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Repairing and Laying Lines

Heroes Remember

Repairing and Laying Lines

We were laying lines up to the observation post, up to the infantry. It was in the daytime and we were up in an area what they call the bowling alley. It was a valley between two hills and the enemy was straight ahead maybe a mile or so, but this road we were on was exposed to the observists. So we were travelling with our jeep laying our lines and raising a lot of dust and of course they spotted us and they started firing on us. So we turned around. By the time they got the range we were gone. So we had to go back at night and finish laying the lines. Most time we maintained two lines, each area like. We had a call that one of the lines was not working so we went up, three of us I guess, and found that a shell had broken the line. So we repaired it and going back we got another call that the line was out again. So between a very short time we left, they’d shelled the same spot again and we had left just in time. And still on our day, one day we have to determine where to run our line to a certain area in the front lines like. I was looking for a place to, where the headquarters were and I opened up a bunker, it was just a bag for a door and these are infantry people so I walked in and the guy stood up with a loaded sten gun at me, pointed at me and he gave me hell for not hollering out or something. He had just come back from a night patrol and they were quite jumpy. So that was scary, you know, so. Young, you didn’t realize, but you learned fast.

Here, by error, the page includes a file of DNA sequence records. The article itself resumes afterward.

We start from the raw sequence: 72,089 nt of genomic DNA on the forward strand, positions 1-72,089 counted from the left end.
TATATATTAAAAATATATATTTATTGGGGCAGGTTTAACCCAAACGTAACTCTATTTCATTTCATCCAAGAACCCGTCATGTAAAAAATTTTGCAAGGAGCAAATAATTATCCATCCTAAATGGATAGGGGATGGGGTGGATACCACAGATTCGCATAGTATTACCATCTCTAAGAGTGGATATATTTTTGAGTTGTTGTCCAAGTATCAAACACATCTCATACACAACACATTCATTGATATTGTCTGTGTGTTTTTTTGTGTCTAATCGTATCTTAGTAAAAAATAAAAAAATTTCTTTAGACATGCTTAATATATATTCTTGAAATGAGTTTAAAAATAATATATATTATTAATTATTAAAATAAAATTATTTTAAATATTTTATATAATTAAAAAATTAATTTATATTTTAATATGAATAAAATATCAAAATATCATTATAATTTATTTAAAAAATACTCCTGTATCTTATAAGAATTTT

Mr. Carney shares some circumstances he faced when repairing lines.

Cy Carney

Mr. Cy Carney was born in Fredericton, New Brunswick. He grew up in a coal mining town where his father worked in the coal mine. Coal mining not being a career Mr. Carney would settle for, he decided to join the Army. In 1950, Mr. Carney joined the Royal Canadian Corps of Signals as a signalman. Mr. Carney’s initial thought was to join for three years, but his military career spanned 29 years. After the Korean War, Mr. Carney served in other missions with the Canadian Forces to include two years in Yukon, three years in Europe under NATO as a machinist, and in 1969 he was posted to Cyprus under the Black Watch as an electrician for a six month tour. After retiring from the military, Mr. Carney was employed at the Owen Plant in Grand Lake for 17 years. Mr. Carney married and had five children.

Meta Data
Veterans Affairs Canada
Person Interviewed:
Cy Carney
War, Conflict or Mission:
Korean War
Royal Canadian Signals Corps

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